Three Plaintiffs, Candis Rush, Justin Autrey, and Gregory Steen, who are people incarcerated in prisons in Washington, filed a lawsuit, Rush v. WA State Department of Corrections, seeking certification of a class consisting of all persons in Department of Corrections (DOC) custody, and demanding the Department of Health (DOH) and DOC take all necessary steps to protect the vulnerable people who are living in our state correctional facilities by immediately making the COVID-19 vaccine available to all people in DOC custody. People living in DOC facilities, which are dense congregate settings, are at an exponentially higher risk of contracting COVID-19. The infection rate for people in prisons in Washington State is nearly 8.5 times greater than the general population. Prioritizing access to the vaccine for the approximately 15,000 people in these facilities should not be politicized.

Immediate access to the vaccine is critical to protecting the people in DOC custody, but simply allocating the required number of doses will not be sufficient. Columbia Legal Services (CLS) has heard from numerous individuals in several DOC facilities, as well as concerned family members and loved ones, that many people are reluctant to accept the vaccine when it is offered because of fears that DOC is not providing accurate information about the vaccine, and concerns about whether they will be administering an approved vaccine to residents. In some cases, DOC staff members have actively prevented people in prisons from receiving information about the vaccine, or even shared conspiracy theories about the safety of the vaccine to dissuade people from taking it. The fact that the State is prioritizing correctional staff members over residents has in many cases exacerbated this distrust. Additionally, there are concerns with DOC’s refusal to restrict unvaccinated staff members’ contact with people in the prisons.

“It is imperative that the DOH, and DOC partner not only with each other, but also engage with authentic, respected voices in the community to help spread accurate information and build trust around the vaccine and DOC’s ability to properly administer it,” said Tony Gonzalez, one of the CLS attorneys representing the clients. “Time is of the essence and the State must act immediately to protect people living in Department of Corrections’ facilities.”

The lawsuit, filed in Thurston County Superior Court, argues that DOH and DOC have a duty to protect the health and safety of people in prisons in Washington State, and that their failure to provide immediate access to the vaccine, their lack of educational outreach to people in custody, and the failure to protect people in prison from unvaccinated staff members is a violation of Article 1, Section 14 of the Washington State Constitution, and constitutes cruel punishment. The lawsuit identifies three necessary actions the state must take to protect people living in Washington prisons, including:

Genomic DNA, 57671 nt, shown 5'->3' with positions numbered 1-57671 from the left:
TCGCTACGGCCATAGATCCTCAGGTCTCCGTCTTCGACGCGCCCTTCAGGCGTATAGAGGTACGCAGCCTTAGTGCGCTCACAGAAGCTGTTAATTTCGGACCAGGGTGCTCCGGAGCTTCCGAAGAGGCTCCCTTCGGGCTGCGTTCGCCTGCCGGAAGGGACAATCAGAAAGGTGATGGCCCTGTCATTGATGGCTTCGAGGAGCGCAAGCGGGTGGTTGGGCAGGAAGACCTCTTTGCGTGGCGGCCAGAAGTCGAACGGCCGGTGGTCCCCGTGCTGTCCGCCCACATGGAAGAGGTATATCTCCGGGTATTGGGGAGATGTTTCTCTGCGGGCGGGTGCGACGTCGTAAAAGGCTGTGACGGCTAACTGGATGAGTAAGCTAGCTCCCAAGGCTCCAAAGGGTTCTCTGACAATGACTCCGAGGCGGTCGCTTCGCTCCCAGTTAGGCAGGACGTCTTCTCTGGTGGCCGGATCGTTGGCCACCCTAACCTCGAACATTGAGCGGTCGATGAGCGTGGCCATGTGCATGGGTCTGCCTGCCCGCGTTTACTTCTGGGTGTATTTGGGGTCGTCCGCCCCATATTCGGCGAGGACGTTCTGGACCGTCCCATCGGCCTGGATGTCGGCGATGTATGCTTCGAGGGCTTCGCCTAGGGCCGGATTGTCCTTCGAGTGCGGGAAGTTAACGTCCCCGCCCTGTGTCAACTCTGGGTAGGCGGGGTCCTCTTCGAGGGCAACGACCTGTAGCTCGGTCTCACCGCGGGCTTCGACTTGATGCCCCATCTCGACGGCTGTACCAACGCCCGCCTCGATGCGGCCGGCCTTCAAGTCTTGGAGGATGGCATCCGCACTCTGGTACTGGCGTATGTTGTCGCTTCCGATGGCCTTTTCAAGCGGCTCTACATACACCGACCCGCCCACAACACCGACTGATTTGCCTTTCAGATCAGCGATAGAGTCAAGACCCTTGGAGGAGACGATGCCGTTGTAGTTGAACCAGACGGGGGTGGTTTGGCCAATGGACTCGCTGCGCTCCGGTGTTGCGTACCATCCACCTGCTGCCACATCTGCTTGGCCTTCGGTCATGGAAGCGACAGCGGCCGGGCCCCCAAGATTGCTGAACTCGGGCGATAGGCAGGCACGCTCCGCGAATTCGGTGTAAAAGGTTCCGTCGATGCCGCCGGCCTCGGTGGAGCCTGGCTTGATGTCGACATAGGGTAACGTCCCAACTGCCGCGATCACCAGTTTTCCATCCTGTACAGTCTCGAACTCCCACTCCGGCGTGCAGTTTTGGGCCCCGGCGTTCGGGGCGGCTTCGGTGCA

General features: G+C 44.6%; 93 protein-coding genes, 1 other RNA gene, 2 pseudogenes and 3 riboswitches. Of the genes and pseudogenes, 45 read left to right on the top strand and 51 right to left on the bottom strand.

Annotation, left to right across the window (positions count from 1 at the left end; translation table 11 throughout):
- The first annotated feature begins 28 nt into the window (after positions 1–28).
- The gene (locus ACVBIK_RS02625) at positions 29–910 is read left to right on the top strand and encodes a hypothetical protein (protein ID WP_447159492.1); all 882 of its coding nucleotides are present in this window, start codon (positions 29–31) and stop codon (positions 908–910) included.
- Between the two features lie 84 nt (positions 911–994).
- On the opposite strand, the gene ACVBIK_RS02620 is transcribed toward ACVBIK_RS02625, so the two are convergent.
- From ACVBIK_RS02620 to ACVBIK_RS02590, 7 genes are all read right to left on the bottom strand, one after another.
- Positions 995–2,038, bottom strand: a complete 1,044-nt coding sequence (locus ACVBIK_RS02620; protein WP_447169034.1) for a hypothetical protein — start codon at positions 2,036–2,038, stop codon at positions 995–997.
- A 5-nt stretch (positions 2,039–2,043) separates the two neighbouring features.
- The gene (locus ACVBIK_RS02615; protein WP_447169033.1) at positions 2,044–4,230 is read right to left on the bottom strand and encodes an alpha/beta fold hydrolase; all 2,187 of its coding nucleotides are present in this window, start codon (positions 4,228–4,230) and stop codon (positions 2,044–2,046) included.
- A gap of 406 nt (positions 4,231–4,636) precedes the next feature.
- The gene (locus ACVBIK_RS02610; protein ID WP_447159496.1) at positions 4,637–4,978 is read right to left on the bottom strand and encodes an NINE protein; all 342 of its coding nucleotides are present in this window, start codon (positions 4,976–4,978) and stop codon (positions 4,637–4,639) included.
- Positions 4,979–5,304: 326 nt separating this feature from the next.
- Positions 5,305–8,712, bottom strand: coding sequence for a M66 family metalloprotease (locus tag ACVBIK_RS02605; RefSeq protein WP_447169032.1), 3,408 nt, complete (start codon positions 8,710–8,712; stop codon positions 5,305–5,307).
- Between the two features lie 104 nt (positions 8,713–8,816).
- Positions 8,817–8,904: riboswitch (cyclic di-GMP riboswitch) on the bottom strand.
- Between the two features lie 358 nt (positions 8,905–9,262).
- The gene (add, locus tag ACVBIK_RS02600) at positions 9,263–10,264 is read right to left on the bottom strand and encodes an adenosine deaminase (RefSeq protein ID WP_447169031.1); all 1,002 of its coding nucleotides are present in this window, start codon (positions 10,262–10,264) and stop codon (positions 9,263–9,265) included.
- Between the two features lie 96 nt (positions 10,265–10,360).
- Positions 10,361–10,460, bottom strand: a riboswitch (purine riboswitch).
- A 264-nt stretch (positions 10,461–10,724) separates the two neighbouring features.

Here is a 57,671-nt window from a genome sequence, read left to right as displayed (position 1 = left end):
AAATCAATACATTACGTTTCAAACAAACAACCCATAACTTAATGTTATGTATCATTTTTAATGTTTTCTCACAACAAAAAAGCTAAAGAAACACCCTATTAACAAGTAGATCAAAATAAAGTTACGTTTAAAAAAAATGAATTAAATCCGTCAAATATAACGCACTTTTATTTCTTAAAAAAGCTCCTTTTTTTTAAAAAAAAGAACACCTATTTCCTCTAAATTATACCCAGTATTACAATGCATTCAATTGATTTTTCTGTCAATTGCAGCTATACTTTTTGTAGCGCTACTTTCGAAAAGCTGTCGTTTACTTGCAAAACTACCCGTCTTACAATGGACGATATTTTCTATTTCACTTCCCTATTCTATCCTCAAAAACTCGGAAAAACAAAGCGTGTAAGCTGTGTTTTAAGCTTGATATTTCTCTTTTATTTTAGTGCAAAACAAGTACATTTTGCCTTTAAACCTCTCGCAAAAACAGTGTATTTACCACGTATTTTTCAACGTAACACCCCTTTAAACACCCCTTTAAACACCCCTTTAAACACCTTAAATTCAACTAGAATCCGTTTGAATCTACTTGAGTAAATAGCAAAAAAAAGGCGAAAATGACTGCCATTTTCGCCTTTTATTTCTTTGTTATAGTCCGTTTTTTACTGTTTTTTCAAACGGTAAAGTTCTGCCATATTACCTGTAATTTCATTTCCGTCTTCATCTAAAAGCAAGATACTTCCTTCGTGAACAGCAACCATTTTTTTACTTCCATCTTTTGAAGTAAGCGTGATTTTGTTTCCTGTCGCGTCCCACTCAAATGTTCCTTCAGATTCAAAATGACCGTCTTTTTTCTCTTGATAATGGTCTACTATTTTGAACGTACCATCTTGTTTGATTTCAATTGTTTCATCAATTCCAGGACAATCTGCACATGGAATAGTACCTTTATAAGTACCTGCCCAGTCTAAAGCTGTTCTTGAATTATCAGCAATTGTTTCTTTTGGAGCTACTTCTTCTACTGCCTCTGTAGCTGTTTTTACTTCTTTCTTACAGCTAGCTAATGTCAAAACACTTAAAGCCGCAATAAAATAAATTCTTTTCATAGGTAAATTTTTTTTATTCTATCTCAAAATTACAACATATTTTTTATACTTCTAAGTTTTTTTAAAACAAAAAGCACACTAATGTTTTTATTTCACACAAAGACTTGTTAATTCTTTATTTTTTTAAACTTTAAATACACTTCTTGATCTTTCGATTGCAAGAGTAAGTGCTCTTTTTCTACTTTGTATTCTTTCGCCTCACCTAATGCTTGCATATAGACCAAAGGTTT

• Immediately offer the COVID-19 vaccine to all individuals in DOC custody.
  • Create a vaccine education and distribution plan that provides accurate information about the vaccine and is responsive to the environment of distrust and historical abuse of people who are incarcerated by both medical and carceral authorities.
  • Develop a plan to protect individuals in their custody from correctional staff who refuse to be vaccinated.

Since the outset of the pandemic in early 2020, CLS has heard from hundreds of individuals residing in DOC custody with concerns about how DOC has responded to the virus. In addition to the nearly 6,200 residents who have contracted the virus, people in DOC custody have been subjected to abhorrent conditions as a result of the Department’s COVID-19 response, including facility-wide lockdowns, the extensive use of solitary confinement, limited access to toilets and showers, restricted contact with family and loved ones, and placement of residents in decommissioned buildings without access to drinking water or ventilation.

In developing a legal strategy, CLS held community briefings and listening sessions to hear directly from people living in prison, their families and friends, and advocates. As a result, CLS sent a letter to Gov. Inslee, DOH, and DOC on March 9 outlining community concerns and urging the State to take urgent steps given its constitutional obligation to protect the health and safety of the people in its custody against the ongoing threat posed by COVID-19. In a March 19 reply letter from DOH and DOC, the Departments indicated that they would not be implementing the steps outlined by CLS to protect people in the prisons.

Media Contact

Tony Gonzalez, CLS Attorney
(509) 662-9681 EXT: 124,

Charlie McAteer, CLS Communications
(917) 696-1321,